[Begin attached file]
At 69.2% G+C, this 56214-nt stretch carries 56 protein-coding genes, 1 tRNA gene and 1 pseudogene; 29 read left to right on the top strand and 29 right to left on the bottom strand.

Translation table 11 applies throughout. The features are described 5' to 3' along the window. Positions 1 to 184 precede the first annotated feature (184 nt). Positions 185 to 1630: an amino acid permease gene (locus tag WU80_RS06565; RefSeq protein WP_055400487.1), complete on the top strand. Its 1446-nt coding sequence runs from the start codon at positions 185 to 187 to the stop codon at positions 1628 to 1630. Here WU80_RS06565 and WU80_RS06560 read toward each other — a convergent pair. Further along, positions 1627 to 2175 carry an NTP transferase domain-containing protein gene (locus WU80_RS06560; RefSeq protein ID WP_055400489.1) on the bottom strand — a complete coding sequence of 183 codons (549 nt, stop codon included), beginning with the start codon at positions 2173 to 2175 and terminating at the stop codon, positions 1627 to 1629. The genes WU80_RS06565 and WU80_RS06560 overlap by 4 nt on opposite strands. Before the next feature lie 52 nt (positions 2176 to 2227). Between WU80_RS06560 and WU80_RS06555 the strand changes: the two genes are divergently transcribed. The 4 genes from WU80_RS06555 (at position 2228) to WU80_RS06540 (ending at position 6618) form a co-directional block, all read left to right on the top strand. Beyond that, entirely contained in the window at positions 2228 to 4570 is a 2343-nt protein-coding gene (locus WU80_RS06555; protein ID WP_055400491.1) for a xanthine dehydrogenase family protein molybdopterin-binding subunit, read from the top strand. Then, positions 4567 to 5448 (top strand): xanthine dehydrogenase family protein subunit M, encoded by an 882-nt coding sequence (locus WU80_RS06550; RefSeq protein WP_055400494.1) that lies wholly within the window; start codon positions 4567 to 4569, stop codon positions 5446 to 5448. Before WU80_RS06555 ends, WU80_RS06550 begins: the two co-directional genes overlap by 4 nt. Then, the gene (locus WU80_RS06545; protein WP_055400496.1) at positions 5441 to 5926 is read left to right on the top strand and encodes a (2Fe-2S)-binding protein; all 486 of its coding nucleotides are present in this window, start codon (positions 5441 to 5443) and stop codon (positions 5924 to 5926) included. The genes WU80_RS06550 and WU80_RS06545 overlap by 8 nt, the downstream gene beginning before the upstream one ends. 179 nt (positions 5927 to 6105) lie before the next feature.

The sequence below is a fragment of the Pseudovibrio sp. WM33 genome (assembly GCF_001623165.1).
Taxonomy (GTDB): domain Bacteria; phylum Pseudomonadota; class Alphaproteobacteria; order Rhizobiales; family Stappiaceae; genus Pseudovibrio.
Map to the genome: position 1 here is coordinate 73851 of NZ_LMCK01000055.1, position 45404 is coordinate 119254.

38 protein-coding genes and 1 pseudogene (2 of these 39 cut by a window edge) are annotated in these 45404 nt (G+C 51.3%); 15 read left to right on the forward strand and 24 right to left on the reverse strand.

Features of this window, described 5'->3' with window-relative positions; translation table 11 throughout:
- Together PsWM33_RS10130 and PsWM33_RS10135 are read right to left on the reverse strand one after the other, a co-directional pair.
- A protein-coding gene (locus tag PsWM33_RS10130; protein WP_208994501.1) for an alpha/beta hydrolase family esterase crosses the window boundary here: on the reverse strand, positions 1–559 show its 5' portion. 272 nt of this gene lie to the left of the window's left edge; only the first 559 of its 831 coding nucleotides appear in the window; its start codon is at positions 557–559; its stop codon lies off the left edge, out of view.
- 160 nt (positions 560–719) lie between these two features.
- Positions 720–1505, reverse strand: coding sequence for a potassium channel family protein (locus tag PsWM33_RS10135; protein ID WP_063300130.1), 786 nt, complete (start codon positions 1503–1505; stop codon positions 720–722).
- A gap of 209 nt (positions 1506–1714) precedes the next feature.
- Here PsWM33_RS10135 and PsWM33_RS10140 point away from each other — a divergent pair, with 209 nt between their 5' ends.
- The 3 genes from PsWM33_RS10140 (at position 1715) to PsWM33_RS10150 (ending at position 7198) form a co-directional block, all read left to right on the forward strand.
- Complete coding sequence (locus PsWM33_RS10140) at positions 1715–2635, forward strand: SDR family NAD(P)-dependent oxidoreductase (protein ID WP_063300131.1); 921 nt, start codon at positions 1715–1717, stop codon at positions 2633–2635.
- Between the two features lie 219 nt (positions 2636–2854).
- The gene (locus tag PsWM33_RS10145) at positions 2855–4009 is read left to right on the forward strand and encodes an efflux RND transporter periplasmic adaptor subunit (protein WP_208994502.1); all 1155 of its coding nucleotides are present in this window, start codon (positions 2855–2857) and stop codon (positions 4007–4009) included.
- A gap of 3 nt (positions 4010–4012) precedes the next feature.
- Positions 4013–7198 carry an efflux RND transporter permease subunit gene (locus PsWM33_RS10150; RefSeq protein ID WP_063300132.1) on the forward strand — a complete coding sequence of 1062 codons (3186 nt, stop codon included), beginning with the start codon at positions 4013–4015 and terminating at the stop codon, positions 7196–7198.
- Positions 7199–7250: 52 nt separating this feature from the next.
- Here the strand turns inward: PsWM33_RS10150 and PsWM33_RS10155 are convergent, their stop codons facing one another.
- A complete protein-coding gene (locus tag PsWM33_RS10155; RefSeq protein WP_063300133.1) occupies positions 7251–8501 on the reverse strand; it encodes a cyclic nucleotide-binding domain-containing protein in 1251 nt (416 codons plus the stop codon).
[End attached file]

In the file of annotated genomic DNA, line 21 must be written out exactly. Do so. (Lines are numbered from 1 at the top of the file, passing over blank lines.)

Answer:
- Here the strand turns inward: PsWM33_RS10150 and PsWM33_RS10155 are convergent, their stop codons facing one another.